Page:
Positive rapid COVID-19 tests will be counted as “probable” cases in Victoria and anyone who returns one will have to isolate for seven days and notify contacts.
The new category of positive cases will be introduced from Friday, imposing the same rights and obligations as anyone who tests positive with a PCR test.
The tweak to the rules comes as Victoria reported 21,997 new cases on Thursday, one-third of the 64,000 results recorded.
“In the eyes of the health department, you have COVID,” acting chief health officer Ben Cowie said of those receiving a positive result from a rapid antigen test.
Probable cases must immediately isolate for seven days, notify their contacts and report to the health department over the phone, or with an online form expected to go live on Friday.
Professor Cowie said those people were being discouraged from confirming the result with a PCR test unless they have no symptoms and are not a contact of a positive case — those least likely to have COVID.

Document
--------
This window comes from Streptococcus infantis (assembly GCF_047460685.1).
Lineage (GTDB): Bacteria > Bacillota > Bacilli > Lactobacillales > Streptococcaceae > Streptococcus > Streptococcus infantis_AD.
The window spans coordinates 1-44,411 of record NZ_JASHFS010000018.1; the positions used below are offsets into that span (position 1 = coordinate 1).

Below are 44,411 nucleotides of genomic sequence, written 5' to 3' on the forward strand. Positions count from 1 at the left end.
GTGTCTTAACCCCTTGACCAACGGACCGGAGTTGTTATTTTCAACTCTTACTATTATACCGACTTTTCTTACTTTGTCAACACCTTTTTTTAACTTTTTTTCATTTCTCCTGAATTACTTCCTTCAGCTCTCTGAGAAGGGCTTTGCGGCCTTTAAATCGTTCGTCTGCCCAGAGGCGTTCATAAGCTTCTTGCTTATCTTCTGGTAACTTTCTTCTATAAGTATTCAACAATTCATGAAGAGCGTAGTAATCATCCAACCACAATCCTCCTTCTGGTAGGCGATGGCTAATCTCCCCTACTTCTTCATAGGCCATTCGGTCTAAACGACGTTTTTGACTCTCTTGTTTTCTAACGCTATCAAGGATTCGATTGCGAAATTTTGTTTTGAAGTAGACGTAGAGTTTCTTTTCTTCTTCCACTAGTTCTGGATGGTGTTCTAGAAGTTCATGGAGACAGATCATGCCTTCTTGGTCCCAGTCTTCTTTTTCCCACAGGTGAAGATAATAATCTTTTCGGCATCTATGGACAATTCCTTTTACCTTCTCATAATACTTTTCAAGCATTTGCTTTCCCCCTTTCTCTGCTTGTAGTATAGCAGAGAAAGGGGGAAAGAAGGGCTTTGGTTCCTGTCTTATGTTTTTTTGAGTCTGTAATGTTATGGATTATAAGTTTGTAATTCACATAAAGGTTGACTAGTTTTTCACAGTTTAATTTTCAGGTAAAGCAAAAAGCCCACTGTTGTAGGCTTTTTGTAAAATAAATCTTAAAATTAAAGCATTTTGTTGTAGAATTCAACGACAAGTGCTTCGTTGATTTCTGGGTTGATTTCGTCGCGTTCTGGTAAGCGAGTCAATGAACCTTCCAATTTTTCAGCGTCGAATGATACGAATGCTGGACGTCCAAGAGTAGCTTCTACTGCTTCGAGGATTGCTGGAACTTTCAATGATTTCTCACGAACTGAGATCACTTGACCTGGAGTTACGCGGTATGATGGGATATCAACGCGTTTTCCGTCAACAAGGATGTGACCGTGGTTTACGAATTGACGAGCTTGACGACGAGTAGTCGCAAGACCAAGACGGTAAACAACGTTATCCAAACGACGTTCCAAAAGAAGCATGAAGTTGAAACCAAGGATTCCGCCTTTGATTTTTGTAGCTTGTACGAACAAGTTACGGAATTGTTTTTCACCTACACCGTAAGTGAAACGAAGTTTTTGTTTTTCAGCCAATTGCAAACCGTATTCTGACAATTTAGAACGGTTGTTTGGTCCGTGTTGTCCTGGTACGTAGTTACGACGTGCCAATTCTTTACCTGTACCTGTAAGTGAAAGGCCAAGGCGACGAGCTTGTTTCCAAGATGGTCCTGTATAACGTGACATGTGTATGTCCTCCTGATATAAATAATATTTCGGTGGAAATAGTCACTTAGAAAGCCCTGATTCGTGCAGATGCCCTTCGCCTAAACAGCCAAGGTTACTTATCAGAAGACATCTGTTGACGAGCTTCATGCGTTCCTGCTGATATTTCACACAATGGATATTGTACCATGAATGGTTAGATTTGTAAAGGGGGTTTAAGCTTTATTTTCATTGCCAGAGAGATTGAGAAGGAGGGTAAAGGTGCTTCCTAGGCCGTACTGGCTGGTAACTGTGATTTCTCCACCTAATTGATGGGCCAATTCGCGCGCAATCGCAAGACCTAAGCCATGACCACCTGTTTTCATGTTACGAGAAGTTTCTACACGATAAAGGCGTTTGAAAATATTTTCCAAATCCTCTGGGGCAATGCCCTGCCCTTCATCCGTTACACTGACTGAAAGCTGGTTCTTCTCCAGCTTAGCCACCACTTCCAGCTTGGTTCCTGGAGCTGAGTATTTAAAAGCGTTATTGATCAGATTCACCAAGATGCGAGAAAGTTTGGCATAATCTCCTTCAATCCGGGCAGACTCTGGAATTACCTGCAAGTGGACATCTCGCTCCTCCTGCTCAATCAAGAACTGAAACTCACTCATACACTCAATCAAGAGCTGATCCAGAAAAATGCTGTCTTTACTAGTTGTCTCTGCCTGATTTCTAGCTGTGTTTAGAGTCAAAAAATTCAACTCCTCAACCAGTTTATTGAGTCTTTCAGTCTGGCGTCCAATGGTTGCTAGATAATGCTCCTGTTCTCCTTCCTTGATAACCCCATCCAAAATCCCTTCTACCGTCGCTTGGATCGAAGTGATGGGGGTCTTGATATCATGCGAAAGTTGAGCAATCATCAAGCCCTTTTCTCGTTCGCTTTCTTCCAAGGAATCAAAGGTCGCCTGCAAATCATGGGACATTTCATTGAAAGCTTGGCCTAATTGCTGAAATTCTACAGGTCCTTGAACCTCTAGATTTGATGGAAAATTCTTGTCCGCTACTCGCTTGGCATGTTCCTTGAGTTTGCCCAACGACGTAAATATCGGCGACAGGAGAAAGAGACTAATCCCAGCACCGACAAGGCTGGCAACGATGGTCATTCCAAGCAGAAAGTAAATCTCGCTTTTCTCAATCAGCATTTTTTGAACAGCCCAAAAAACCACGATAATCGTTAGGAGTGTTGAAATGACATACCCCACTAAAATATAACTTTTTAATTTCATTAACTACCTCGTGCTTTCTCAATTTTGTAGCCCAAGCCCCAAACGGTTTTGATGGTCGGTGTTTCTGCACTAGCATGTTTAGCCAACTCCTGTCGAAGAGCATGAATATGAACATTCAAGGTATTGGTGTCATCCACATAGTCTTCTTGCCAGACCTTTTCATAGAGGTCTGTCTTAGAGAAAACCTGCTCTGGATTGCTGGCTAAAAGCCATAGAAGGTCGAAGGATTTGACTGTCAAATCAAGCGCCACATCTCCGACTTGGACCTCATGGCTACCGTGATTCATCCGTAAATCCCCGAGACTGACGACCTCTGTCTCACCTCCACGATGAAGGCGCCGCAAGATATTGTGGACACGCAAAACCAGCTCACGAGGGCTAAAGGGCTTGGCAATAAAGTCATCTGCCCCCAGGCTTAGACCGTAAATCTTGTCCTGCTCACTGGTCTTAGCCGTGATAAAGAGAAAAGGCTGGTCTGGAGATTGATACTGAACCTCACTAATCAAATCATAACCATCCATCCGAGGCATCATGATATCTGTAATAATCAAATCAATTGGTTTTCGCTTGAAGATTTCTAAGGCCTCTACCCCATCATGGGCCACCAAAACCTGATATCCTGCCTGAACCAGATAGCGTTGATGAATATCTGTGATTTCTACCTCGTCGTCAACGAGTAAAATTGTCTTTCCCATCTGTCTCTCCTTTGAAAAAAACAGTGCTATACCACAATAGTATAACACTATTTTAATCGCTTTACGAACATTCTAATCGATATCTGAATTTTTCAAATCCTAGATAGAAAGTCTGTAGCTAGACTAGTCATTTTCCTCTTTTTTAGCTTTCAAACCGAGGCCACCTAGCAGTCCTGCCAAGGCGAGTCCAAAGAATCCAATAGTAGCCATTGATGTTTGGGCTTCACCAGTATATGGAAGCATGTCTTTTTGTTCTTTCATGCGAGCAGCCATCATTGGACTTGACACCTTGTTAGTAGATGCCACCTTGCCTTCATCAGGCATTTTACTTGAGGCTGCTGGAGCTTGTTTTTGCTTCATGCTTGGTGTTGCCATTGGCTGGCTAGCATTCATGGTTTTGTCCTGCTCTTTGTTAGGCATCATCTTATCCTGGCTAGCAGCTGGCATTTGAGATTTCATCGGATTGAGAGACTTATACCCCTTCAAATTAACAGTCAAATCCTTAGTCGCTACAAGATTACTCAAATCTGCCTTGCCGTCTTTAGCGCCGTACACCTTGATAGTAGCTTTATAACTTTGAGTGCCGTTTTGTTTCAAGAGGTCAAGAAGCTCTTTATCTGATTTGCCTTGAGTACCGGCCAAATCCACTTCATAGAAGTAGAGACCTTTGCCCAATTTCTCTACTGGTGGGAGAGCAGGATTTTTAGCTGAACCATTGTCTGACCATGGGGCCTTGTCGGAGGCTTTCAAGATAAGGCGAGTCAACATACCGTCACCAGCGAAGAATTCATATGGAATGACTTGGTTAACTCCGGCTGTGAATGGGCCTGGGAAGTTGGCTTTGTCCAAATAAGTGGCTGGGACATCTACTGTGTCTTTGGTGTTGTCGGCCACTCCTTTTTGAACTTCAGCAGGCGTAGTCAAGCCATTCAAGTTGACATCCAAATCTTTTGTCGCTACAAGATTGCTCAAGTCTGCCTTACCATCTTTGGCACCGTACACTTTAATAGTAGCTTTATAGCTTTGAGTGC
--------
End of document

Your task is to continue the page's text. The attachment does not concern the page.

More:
Health Minister Martin Foley said probable cases would receive the same clinical and financial support as PCR confirmed cases.
“The goal is to bring it as close to, if not exactly the same as, the supports that the PCR reporting system has and make sure that increasingly, the rapid antigen testing is the key part of our testing,” he said.
Probable cases will be reported alongside the daily figures.
Restrictions are also being reintroduced in an effort to limit the spread.
Density limits of one person per two square metres will be brought in for indoor hospitality and entertainment venues from Friday. Cinemas and theatres, where people are seated and masked, will be exempt.
Mr Foley meanwhile distanced the state from the “messy” process around No.1 tennis player Novak Djokovic’s entry into Australia for the Australian Open.
“The Commonwealth lets you into the country, Tennis Australia in partnership with the state lets you into the tournament,” he said.
“Someone issued Novak Djokovic a visa. It wasn’t the Victorian government.”
Djokovic’s visa was cancelled by Australian Border Force on Thursday morning and he was moved to a quarantine facility pending a return flight to Europe.
Opposition leader Matthew Guy said the saga was “shameful” and had done reputational damage to Melbourne.
“Surely the Victorian government liaised with Border Force before they sent an invitation to Novak Djokovic to come to the Australian Open,” he said.